About a Boy

Several years ago I became a Jewish Big Brother. The decision to do so followed fast on the heels of a breakup with my girlfriend, in one of those “search for meaning” moments of introspection that only getting tossed out of the house can provide.

After a series of interviews and background checks, I was placed with a shy 11-year old boy named Josh who lived in the San Fernando Valley. His father passed away when he was five, after a no-win battle with ALS, Lou Gehrig’s Disease. The family moved to LA from Montreal a few years earlier and the young man had been growing up in an almost entirely distaff environment, with his mother, sister, aunt, great aunt and grandmother dominating the family landscape.

That’s where I came in. I was supposed to provide the male influence in his life, albeit at a rate of one day every two weeks. I freely admit that I had no idea what to do on our first outing, so I brought one of every kind of ball. I must have looked like a Little League coach when we arrived at Balboa park with an equipment bag over one shoulder. After about an hour of catch and Frisbee and basketball he said, “Can we sit down? I’m getting tired.” Not a moment too soon! I was about to collapse.

For about seven years, once every couple weeks, we pursued manly things and talked about everything together. I took him to his first hockey game, first football game, first Laker game. We went to see his beloved Expos when they came to town to play the Dodgers every year. (Sadly, I never could dissuade him from rooting for the wretched Montreal team.) I taught him how to spit like Clint Eastwood, and I read an “aliyah” at his Bar Mitzvah. We were even featured in a Documentary on Jewish Big Brothers titled “Best of Friends,” by Al Kaliss. Not bad.

While Josh was growing up, his mother was finishing her graduate work at UCLA in Psychiatry. She has since established a very successful practice, but it was a demanding program, taking classes, writing a thesis, and putting in 3000 hours of clinical work to get her doctoral degree, and it kept her away from the house quite a bit during those years.

Our official relationship ended on his 18th birthday, but we’ve remained in contact as friends while he went to college at UCLA and I moved to New York. His mother remarried, he went away to Law school, I moved back to town. He’s 26 years old now, about the same age I was when we met. We got together for lunch last month before he went back to finish up at Northwestern. He graduates next month. I’m saving all my lawyer jokes.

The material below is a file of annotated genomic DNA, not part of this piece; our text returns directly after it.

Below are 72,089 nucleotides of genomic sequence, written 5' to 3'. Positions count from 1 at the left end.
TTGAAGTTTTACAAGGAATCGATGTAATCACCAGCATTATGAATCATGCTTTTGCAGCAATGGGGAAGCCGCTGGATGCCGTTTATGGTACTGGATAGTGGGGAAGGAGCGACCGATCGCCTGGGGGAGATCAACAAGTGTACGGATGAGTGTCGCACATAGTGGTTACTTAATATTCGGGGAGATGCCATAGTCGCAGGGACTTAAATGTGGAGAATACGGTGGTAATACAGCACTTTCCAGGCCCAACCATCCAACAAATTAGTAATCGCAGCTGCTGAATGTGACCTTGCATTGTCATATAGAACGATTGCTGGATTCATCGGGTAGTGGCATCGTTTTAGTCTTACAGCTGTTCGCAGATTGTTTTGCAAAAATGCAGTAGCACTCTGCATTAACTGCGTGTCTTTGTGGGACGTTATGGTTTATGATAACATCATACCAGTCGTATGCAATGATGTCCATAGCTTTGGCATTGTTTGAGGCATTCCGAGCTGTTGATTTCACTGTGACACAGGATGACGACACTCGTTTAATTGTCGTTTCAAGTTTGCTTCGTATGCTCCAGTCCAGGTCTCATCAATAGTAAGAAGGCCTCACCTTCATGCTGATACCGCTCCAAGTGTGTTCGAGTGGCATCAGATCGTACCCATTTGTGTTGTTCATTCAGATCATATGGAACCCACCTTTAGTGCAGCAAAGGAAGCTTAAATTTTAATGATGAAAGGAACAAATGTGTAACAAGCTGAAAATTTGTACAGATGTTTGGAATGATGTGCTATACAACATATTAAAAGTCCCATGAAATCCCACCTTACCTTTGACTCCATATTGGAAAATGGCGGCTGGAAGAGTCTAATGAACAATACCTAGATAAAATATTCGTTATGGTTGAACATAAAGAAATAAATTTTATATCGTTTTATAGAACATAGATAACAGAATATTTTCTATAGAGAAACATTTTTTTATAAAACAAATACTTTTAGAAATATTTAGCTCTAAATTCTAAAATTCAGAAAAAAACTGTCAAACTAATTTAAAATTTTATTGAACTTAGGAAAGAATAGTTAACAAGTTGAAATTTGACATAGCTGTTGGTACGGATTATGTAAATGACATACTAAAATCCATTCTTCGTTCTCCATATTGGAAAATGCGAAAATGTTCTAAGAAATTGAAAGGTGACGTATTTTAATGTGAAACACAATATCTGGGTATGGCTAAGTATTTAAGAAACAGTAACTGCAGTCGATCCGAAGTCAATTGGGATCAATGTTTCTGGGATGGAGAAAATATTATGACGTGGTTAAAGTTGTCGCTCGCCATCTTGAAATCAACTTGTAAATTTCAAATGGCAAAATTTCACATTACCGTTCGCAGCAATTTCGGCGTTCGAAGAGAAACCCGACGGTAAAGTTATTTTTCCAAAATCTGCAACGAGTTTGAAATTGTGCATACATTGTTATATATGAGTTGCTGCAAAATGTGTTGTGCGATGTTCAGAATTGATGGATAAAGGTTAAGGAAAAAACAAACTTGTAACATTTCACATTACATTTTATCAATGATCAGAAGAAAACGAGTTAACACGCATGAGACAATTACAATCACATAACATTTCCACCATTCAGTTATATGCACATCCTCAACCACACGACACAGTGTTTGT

Over the years I wondered about how I was doing as a Big Brother. My father once said that, as a parent, “you look around and try to do the best you can. Then you hope for the best.” There are no real guideposts, no score card against which to compare your performance. We certainly had some highs and some lows. It was not always perfect, but what relationship can live up to that standard?

Then one day last fall I got an e-mail from Josh that simply blew me away:

With all that, I know for a fact that the best thing mom did for me…which helped me beyond measure…[and] if it were not for that thing I would have never made it out of high school. That one thing was bringing me to Jewish Big Brothers and putting me in contact with you.

Jeff, I don’t think I have ever been able to show you how much you mean to me. If it weren’t for you, I would have turned out a very different person from who I am now. I cherished every minute I had with you without exception! You taught me how to throw every kind of ball imaginable, you taught me how to drive, but most importantly you just let me be a kid. If it weren’t for you, I wouldn’t have had much of an adolescence. I can now look back and see many good times. Most of these good times involved you.

I thank you from the bottom of my heart!!!

I include this excerpt, with his kind permission, not because it makes me look really, really good, but because it just goes to show that you just don’t know what kind of an impact you make on the lives around you when you set out to do good things.

I’m very proud of the man my Little Brother has become. He even took me to a Dodger game last season.

J.D. Smith tries to do good deeds @ www.lifesentence.net